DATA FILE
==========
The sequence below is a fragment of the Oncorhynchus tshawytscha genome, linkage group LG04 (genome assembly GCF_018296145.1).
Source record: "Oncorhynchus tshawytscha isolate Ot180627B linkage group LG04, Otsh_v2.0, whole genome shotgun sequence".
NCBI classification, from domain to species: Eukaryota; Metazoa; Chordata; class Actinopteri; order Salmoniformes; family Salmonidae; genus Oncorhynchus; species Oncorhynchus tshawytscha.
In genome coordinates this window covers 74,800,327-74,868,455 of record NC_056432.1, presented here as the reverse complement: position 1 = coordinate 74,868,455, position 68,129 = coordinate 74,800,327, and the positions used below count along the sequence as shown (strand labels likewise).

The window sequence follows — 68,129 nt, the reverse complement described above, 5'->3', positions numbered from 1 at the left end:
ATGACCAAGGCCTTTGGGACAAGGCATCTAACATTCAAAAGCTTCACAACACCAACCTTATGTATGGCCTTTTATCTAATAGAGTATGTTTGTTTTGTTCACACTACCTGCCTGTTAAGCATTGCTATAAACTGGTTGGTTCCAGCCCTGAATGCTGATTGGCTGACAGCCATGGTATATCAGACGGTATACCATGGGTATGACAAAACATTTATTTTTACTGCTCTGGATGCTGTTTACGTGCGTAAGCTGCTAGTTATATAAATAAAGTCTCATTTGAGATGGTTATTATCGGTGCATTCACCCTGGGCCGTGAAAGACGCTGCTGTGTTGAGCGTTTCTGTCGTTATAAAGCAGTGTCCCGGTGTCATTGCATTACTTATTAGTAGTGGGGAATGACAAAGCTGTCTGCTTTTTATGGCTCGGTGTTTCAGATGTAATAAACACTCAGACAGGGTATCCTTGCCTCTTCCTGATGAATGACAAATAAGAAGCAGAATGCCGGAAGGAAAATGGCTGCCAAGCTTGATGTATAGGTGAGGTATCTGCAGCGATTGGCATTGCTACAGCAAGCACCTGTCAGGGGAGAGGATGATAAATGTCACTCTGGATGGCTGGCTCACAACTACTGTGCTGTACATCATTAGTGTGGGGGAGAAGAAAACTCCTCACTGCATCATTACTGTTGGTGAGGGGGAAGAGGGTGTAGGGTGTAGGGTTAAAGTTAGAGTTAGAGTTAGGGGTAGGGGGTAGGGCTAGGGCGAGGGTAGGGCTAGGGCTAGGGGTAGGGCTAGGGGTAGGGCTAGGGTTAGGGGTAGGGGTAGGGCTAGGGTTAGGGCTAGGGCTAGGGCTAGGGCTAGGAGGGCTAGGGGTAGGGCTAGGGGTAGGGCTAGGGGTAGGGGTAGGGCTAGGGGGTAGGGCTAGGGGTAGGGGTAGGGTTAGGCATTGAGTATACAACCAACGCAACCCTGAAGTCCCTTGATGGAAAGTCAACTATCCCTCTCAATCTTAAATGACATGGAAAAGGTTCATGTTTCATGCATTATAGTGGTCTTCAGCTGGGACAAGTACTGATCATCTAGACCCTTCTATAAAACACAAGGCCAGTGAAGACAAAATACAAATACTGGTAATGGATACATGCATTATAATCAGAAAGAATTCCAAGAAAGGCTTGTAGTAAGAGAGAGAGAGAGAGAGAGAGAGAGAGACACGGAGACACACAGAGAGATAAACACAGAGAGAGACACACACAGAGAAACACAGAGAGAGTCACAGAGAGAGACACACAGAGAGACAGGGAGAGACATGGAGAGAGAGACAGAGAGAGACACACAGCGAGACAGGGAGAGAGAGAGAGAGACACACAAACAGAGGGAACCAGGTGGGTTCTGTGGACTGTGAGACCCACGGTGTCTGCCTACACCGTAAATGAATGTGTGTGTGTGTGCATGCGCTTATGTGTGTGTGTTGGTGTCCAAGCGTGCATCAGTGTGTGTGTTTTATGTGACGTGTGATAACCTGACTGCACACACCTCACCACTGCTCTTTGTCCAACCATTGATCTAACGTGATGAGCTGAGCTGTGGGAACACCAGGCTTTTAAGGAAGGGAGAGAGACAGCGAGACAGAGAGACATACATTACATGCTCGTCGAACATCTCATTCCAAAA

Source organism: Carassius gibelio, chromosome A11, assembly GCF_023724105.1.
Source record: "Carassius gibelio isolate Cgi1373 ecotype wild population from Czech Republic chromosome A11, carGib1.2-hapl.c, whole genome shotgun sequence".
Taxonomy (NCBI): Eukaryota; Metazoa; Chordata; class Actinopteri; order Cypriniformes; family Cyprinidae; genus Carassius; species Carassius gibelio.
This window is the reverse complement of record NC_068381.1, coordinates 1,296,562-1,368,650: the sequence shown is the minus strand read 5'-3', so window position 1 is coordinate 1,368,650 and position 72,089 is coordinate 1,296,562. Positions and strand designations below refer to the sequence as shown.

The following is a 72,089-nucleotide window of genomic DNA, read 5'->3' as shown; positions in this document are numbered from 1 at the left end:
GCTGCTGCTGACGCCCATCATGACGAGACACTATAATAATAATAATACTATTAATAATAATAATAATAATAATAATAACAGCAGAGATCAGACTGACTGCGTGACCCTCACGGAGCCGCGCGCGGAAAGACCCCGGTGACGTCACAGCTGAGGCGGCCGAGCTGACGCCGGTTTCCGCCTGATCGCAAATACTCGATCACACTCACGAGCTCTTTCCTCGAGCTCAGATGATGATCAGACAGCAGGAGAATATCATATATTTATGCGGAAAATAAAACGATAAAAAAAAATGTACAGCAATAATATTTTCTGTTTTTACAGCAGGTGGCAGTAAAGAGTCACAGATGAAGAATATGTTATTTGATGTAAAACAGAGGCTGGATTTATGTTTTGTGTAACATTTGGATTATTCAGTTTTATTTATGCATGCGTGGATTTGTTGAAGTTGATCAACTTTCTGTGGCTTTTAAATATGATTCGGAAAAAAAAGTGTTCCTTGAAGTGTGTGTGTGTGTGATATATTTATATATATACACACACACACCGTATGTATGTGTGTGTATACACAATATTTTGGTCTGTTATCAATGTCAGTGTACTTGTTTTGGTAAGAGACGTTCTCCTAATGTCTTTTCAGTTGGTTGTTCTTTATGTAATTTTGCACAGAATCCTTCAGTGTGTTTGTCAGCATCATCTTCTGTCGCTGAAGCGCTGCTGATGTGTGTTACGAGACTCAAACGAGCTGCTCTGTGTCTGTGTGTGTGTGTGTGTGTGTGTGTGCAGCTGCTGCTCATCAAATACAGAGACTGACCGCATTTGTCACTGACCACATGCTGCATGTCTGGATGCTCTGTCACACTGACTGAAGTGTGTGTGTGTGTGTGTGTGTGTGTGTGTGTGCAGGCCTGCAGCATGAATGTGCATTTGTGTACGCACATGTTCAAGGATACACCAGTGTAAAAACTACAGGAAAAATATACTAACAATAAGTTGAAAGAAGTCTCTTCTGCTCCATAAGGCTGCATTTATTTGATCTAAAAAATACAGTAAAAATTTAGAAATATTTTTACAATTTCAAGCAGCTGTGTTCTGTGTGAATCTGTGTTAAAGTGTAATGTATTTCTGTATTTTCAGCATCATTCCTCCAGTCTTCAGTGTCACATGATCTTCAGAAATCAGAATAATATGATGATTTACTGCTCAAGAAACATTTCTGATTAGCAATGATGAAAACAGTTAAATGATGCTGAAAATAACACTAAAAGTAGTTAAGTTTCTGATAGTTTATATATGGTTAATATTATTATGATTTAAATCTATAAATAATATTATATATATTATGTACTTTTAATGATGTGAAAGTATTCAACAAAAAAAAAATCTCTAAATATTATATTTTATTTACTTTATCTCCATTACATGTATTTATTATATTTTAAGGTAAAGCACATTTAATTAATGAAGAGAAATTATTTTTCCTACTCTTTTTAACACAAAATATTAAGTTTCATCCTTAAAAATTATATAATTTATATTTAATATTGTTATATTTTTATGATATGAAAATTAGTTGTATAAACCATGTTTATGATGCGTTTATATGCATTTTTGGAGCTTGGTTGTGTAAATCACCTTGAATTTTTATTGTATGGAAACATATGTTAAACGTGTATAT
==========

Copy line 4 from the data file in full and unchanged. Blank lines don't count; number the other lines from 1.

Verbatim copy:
In genome coordinates this window covers 74,800,327-74,868,455 of record NC_056432.1, presented here as the reverse complement: position 1 = coordinate 74,868,455, position 68,129 = coordinate 74,800,327, and the positions used below count along the sequence as shown (strand labels likewise).